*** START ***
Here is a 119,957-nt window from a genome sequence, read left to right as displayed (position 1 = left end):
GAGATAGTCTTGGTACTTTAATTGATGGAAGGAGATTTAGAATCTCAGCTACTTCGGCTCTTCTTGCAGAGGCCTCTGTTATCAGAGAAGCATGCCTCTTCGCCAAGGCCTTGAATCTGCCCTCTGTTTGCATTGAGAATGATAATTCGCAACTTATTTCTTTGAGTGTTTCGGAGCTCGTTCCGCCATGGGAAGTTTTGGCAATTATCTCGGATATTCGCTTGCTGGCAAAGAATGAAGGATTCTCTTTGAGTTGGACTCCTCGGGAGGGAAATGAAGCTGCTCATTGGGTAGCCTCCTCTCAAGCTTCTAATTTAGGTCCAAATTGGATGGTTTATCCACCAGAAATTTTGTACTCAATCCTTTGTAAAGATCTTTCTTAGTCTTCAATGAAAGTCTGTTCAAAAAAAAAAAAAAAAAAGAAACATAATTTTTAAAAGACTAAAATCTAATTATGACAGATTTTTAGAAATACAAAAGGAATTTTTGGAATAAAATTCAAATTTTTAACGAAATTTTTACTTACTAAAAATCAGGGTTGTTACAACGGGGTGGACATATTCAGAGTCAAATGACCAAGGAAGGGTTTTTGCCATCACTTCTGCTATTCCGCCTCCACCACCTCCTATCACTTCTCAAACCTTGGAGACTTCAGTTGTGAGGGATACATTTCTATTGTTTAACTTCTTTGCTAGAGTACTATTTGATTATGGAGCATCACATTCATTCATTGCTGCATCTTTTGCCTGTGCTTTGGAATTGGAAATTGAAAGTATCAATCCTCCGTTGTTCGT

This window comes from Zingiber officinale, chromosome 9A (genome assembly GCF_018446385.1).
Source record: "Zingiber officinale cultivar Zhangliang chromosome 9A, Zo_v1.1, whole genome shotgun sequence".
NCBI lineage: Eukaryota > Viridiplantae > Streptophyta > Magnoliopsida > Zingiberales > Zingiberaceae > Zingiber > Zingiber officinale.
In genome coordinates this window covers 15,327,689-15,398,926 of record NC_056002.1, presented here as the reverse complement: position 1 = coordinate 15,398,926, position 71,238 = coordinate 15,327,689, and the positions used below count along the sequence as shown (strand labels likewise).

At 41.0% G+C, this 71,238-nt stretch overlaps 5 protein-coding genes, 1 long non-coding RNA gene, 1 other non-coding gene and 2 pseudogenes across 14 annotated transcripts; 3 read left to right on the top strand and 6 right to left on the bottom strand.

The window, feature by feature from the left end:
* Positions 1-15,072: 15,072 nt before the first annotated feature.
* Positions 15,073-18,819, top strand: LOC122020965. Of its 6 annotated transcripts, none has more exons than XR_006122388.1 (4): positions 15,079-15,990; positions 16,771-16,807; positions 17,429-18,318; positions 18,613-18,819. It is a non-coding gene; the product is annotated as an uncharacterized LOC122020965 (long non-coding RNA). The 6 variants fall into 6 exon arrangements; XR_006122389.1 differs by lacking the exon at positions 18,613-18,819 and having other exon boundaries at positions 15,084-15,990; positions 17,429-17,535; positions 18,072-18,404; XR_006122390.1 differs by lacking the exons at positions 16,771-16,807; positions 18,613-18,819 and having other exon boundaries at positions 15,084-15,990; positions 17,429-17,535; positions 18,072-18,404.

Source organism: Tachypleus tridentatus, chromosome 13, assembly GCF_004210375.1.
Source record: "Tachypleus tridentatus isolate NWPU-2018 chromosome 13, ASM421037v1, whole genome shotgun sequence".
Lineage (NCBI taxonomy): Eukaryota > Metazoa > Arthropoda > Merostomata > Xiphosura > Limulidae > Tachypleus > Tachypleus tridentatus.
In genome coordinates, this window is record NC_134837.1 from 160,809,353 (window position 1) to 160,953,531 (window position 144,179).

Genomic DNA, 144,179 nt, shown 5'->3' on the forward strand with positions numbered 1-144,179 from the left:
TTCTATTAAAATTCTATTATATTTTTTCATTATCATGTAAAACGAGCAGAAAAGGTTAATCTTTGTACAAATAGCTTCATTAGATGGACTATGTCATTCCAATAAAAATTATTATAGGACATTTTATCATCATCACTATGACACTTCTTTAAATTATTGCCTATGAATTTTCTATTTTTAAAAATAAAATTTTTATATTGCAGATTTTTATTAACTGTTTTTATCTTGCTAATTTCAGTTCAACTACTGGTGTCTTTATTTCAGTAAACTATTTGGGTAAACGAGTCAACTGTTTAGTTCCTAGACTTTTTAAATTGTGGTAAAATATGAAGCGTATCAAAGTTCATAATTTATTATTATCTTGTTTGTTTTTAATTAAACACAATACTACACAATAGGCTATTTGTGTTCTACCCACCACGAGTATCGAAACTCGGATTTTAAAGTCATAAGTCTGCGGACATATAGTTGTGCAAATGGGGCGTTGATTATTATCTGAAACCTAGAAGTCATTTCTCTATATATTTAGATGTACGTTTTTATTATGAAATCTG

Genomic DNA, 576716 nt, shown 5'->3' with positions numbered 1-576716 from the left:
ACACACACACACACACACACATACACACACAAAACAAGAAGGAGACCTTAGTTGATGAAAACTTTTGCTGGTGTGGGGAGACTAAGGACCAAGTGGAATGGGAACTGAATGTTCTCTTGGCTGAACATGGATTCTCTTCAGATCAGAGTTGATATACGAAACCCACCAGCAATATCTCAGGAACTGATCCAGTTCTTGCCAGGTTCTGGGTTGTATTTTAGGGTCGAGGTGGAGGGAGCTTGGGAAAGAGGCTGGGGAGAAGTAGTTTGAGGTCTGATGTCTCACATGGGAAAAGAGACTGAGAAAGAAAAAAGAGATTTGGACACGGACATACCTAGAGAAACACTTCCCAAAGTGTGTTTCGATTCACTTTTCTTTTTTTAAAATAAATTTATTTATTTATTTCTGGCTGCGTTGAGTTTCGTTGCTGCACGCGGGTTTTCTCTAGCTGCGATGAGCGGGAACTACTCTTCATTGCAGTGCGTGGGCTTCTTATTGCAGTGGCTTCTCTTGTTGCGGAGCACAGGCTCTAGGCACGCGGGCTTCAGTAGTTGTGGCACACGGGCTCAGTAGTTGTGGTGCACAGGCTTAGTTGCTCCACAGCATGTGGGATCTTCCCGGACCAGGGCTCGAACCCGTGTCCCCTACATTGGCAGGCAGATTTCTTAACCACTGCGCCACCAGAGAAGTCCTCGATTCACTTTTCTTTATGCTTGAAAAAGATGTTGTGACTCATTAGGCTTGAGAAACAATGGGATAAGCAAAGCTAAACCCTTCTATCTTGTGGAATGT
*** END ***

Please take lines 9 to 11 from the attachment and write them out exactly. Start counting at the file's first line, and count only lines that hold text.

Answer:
* Positions 1-15,072: 15,072 nt before the first annotated feature.
* Positions 15,073-18,819, top strand: LOC122020965. Of its 6 annotated transcripts, none has more exons than XR_006122388.1 (4): positions 15,079-15,990; positions 16,771-16,807; positions 17,429-18,318; positions 18,613-18,819. It is a non-coding gene; the product is annotated as an uncharacterized LOC122020965 (long non-coding RNA). The 6 variants fall into 6 exon arrangements; XR_006122389.1 differs by lacking the exon at positions 18,613-18,819 and having other exon boundaries at positions 15,084-15,990; positions 17,429-17,535; positions 18,072-18,404; XR_006122390.1 differs by lacking the exons at positions 16,771-16,807; positions 18,613-18,819 and having other exon boundaries at positions 15,084-15,990; positions 17,429-17,535; positions 18,072-18,404.

Source organism: Tachypleus tridentatus, chromosome 13, assembly GCF_004210375.1.